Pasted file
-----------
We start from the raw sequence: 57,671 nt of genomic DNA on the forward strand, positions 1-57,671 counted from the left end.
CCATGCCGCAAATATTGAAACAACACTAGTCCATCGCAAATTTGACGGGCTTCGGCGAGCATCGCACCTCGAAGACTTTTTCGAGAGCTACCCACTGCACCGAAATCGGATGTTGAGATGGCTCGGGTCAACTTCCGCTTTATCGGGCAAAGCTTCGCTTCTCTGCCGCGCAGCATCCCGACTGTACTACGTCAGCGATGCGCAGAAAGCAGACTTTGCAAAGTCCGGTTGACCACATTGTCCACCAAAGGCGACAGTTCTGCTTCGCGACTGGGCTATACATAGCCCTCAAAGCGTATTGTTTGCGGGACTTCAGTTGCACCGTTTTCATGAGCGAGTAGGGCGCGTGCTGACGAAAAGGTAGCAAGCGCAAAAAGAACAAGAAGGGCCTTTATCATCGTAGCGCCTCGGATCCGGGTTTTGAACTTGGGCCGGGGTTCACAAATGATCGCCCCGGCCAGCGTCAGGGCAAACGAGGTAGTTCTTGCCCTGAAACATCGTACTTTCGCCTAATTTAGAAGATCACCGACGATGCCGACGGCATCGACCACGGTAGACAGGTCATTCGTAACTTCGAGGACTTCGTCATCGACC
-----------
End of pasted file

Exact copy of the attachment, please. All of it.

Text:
We start from the raw sequence: 57,671 nt of genomic DNA on the forward strand, positions 1-57,671 counted from the left end.
CCATGCCGCAAATATTGAAACAACACTAGTCCATCGCAAATTTGACGGGCTTCGGCGAGCATCGCACCTCGAAGACTTTTTCGAGAGCTACCCACTGCACCGAAATCGGATGTTGAGATGGCTCGGGTCAACTTCCGCTTTATCGGGCAAAGCTTCGCTTCTCTGCCGCGCAGCATCCCGACTGTACTACGTCAGCGATGCGCAGAAAGCAGACTTTGCAAAGTCCGGTTGACCACATTGTCCACCAAAGGCGACAGTTCTGCTTCGCGACTGGGCTATACATAGCCCTCAAAGCGTATTGTTTGCGGGACTTCAGTTGCACCGTTTTCATGAGCGAGTAGGGCGCGTGCTGACGAAAAGGTAGCAAGCGCAAAAAGAACAAGAAGGGCCTTTATCATCGTAGCGCCTCGGATCCGGGTTTTGAACTTGGGCCGGGGTTCACAAATGATCGCCCCGGCCAGCGTCAGGGCAAACGAGGTAGTTCTTGCCCTGAAACATCGTACTTTCGCCTAATTTAGAAGATCACCGACGATGCCGACGGCATCGACCACGGTAGACAGGTCATTCGTAACTTCGAGGACTTCGTCATCGACC